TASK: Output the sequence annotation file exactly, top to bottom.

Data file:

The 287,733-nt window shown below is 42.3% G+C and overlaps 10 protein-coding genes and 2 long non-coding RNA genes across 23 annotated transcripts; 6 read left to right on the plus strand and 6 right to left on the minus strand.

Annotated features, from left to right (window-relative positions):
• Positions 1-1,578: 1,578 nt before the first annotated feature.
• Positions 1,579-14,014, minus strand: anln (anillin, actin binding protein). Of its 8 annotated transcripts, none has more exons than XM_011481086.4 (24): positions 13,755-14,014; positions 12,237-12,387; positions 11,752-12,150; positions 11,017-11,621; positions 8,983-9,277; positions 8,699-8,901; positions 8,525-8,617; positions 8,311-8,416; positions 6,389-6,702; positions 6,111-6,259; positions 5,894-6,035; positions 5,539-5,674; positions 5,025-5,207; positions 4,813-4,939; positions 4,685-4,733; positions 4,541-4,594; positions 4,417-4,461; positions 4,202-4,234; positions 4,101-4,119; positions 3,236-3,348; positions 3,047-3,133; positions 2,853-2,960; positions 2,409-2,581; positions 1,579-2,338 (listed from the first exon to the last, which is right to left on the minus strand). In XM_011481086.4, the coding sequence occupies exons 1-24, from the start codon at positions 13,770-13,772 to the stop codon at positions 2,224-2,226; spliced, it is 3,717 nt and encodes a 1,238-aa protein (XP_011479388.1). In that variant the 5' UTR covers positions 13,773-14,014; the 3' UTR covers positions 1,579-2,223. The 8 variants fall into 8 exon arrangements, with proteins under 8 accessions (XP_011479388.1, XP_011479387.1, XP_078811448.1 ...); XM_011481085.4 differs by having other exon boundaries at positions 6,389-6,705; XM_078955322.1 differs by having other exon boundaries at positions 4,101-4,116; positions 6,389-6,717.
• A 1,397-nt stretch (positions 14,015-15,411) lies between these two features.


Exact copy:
The 287,733-nt window shown below is 42.3% G+C and overlaps 10 protein-coding genes and 2 long non-coding RNA genes across 23 annotated transcripts; 6 read left to right on the plus strand and 6 right to left on the minus strand.

Annotated features, from left to right (window-relative positions):
• Positions 1-1,578: 1,578 nt before the first annotated feature.
• Positions 1,579-14,014, minus strand: anln (anillin, actin binding protein). Of its 8 annotated transcripts, none has more exons than XM_011481086.4 (24): positions 13,755-14,014; positions 12,237-12,387; positions 11,752-12,150; positions 11,017-11,621; positions 8,983-9,277; positions 8,699-8,901; positions 8,525-8,617; positions 8,311-8,416; positions 6,389-6,702; positions 6,111-6,259; positions 5,894-6,035; positions 5,539-5,674; positions 5,025-5,207; positions 4,813-4,939; positions 4,685-4,733; positions 4,541-4,594; positions 4,417-4,461; positions 4,202-4,234; positions 4,101-4,119; positions 3,236-3,348; positions 3,047-3,133; positions 2,853-2,960; positions 2,409-2,581; positions 1,579-2,338 (listed from the first exon to the last, which is right to left on the minus strand). In XM_011481086.4, the coding sequence occupies exons 1-24, from the start codon at positions 13,770-13,772 to the stop codon at positions 2,224-2,226; spliced, it is 3,717 nt and encodes a 1,238-aa protein (XP_011479388.1). In that variant the 5' UTR covers positions 13,773-14,014; the 3' UTR covers positions 1,579-2,223. The 8 variants fall into 8 exon arrangements, with proteins under 8 accessions (XP_011479388.1, XP_011479387.1, XP_078811448.1 ...); XM_011481085.4 differs by having other exon boundaries at positions 6,389-6,705; XM_078955322.1 differs by having other exon boundaries at positions 4,101-4,116; positions 6,389-6,717.
• A 1,397-nt stretch (positions 14,015-15,411) lies between these two features.